strikethrough: (n) the penetration of ink through paper in the printing process; (v) to draw a line through text to call for the deletion of an error
Protesters have long used typography to strike through myriad forms of oppression. Their written words call communities to action, speak truth to power, and put bigots on notice that their hate has been marked for correction.
This exhibition showcases typographic anger and agency as it is seen in the streets, on the printed page, and even on the bodies of demonstrators.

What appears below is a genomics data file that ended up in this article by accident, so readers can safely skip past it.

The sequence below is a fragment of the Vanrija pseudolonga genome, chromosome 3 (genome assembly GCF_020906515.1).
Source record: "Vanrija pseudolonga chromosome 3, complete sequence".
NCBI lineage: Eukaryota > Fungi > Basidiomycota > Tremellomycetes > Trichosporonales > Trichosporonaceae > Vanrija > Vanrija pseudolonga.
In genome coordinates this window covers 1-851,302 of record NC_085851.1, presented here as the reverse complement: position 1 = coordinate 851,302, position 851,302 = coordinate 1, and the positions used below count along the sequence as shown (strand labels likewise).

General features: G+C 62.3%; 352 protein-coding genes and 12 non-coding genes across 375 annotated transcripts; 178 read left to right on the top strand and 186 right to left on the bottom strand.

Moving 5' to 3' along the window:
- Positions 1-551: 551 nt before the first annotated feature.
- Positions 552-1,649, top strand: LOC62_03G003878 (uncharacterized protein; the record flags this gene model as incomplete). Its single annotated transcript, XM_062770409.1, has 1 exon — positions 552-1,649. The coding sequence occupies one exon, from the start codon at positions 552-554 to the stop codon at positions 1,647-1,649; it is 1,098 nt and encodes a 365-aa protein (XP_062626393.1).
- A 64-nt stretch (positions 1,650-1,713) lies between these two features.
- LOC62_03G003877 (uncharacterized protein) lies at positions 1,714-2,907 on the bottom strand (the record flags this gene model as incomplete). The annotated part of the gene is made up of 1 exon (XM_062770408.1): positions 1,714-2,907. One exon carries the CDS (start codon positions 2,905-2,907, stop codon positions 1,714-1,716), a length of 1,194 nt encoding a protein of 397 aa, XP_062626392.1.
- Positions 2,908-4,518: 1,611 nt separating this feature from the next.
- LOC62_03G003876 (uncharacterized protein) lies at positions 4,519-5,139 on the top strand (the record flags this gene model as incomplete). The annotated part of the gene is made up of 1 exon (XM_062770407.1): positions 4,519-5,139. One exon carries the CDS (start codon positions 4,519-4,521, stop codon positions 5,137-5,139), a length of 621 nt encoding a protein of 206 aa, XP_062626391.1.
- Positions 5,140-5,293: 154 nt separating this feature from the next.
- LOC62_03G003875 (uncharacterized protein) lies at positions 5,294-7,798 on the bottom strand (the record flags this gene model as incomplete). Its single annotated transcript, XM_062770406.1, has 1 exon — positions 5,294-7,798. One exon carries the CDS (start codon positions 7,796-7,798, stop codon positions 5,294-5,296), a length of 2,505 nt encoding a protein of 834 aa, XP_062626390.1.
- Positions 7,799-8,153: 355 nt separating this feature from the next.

Here, the work of trained professionals sits alongside the raw creativity of activists and engaged citizens. Designers as protesters—and protesters as designers—rise from a wide range of racial, socioeconomic, and geographic backgrounds. Their audible demands are translated into visible, repeatable forms. Letters are drawn, cut, painted, and printed. Messages are disseminated via the press, digital type, and augmented reality.
Strikethrough is organized in overlapping themes that evoke the call and response of chants at a protest: RESIST!, VOTE!, LOVE!, STRIKE!, and TEACH! These objects demonstrate the immediacy that typography offers any community and cause. They show us how type gives shape to voice. And while the specific rallying cries may vary across movements and media, one refrain remains the same: the demand to speak and be heard.